This report documents the development, demonstration and validation of a mesoscale, microstructural evolution model for simulation of zirconium hydride {delta}-ZrH{sub 1.5} precipitation in the cladding of used nuclear fuels that may occur during long-term dry storage. While the Zr-based claddings are manufactured free of any hydrogen, they absorb hydrogen during service, in the reactor by a process commonly termed ‘hydrogen pick-up’. The precipitation and growth of zirconium hydrides during dry storage is one of the most likely fuel rod integrity failure mechanisms either by embrittlement or delayed hydride cracking of the cladding. While the phenomenon is well documented and identified as a potential key failure mechanism during long-term dry storage (NUREG/CR-7116), the ability to actually predict the formation of hydrides is poor. The model being documented in this work is a computational capability for the prediction of hydride formation in different claddings of used nuclear fuels. This work supports the Used Fuel Disposition Research and Development Campaign in assessing the structural engineering performance of the cladding during and after long-term dry storage. This document demonstrates a basic hydride precipitation model that is built on a recently developed hybrid Potts-phase field model that combines elements of Potts-Monte Carlo and the phase-field models. The model capabilities are demonstrated along with the incorporation of the starting microstructure, thermodynamics of the Zr-H system and the hydride formation mechanism.

  5. Structure of the novel ternary hydrides Li4Tt2D (Tt=Si and Ge)

    International Nuclear Information System (INIS)

    Wu Hui; Rush, J.J.; Maryland Univ., College Park, MD; Hartman, M.R.; Oregon State Univ., Corvallis, OR; Udovic, T.J.; Zhou Wei; Pennsylvania Univ., Philadelphia, PA; Bowman, R.C. Jr.; Vajo, J.J.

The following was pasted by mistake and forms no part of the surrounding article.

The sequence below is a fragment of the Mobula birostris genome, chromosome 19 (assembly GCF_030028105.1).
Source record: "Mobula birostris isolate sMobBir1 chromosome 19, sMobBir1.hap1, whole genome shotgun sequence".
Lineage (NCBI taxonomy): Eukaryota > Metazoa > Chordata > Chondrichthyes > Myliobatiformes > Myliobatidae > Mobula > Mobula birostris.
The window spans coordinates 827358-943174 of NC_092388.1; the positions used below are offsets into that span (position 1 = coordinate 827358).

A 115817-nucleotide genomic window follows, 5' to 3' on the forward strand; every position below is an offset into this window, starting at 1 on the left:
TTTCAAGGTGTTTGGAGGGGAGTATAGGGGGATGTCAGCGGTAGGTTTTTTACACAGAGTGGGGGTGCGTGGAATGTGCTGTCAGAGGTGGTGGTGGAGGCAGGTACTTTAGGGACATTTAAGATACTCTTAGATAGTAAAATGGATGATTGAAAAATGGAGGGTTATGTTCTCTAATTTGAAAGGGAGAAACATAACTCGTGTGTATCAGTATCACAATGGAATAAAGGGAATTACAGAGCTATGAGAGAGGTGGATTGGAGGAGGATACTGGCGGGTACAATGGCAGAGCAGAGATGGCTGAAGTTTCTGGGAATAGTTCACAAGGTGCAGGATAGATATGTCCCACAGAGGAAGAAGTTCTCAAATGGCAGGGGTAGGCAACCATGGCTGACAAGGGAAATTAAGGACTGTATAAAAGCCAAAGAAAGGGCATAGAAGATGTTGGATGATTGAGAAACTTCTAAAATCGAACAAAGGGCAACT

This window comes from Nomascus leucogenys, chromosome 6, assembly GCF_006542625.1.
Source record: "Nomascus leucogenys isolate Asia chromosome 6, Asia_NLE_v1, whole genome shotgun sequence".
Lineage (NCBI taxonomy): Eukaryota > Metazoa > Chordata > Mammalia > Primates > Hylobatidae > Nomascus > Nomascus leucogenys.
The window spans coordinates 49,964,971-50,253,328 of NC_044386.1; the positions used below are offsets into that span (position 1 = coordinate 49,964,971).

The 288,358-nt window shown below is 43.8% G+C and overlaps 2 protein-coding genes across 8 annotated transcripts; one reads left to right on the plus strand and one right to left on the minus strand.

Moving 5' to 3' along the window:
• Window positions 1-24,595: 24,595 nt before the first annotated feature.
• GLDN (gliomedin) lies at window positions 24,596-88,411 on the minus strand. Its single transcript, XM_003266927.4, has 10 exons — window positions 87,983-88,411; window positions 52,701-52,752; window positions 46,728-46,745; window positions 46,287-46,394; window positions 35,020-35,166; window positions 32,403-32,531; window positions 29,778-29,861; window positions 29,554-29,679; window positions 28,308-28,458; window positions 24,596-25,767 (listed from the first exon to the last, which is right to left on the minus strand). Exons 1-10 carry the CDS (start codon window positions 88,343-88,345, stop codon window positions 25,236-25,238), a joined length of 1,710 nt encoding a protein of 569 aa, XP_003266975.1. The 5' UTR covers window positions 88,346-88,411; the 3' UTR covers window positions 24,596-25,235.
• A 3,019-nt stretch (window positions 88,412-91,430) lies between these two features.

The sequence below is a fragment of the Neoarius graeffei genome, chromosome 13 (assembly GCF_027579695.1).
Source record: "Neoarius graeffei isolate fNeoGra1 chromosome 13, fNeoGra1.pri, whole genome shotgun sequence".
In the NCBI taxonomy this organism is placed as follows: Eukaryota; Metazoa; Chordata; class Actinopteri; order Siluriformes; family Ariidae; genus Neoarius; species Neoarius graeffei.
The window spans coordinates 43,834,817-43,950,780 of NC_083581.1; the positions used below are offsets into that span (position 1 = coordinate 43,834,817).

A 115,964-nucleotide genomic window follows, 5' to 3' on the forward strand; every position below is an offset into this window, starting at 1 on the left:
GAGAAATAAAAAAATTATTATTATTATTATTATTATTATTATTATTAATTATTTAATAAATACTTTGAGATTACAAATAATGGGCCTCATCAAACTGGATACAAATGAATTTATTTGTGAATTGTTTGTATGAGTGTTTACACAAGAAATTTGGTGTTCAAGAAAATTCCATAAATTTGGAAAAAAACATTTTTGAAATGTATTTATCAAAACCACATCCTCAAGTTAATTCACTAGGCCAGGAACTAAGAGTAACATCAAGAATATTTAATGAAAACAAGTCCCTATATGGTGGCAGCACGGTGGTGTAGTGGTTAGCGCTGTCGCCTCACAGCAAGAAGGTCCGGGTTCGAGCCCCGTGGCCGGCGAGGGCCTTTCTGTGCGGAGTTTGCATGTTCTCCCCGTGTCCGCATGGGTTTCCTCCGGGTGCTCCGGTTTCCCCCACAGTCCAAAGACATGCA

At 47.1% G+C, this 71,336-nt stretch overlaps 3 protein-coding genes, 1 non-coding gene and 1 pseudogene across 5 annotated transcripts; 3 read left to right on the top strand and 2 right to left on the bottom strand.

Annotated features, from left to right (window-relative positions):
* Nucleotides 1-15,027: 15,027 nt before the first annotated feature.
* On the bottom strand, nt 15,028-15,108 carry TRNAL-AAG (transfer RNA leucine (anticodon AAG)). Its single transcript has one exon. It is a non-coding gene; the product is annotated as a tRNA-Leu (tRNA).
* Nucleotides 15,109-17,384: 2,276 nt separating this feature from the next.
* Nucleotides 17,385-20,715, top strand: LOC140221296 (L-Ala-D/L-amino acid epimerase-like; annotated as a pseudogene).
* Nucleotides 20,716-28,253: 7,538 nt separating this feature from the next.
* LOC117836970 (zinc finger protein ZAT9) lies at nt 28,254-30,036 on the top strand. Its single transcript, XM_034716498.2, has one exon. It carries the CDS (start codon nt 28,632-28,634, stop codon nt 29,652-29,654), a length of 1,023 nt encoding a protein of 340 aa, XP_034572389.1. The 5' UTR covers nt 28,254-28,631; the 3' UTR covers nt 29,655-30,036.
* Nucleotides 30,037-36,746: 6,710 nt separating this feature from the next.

2007-01-01

    The crystal structures of newly discovered Li 4 Ge 2 D and Li 4 Si 2 D ternary phases were solved by direct methods using neutron powder diffraction data. Both structures can be described using a Cmmm orthorhombic cell with all hydrogen atoms occupying Li 6 -octahedral interstices. The overall crystal structure and the geometry of these interstices are compared with those of other related phases, and the stabilization of this novel class of ternary hydrides is discussed. (orig.)

  6. Hydrogen adsorption on palladium and palladium hydride at 1 bar

    DEFF Research Database (Denmark)

    Johansson, Martin; Skulason, Egill; Nielsen, Gunver

    2010-01-01

    The dissociative sticking probability for H-2 on Pd films supported on sputtered Highly Ordered Pyrolytic Graphite (HOPG) has been derived from measurements of the rate of the H-D exchange reaction at 1 bar. The sticking probability for H-2, S. is higher on Pd hydride than on Pd (a factor of 1...... strongly to Pd hydride than to Pd. The activation barrier for desorption at a H coverage of one mono layer is slightly lower on Pd hydride, whereas the activation energy for adsorption is similar on Pd and Pd hydride. It is concluded that the higher sticking probability on Pd hydride is most likely caused...

  7. High-temperature superconducting phase of HBr under pressure predicted by first-principles calculations

    Science.gov (United States)

    Gu, Qinyan; Lu, Pengchao; Xia, Kang; Sun, Jian; Xing, Dingyu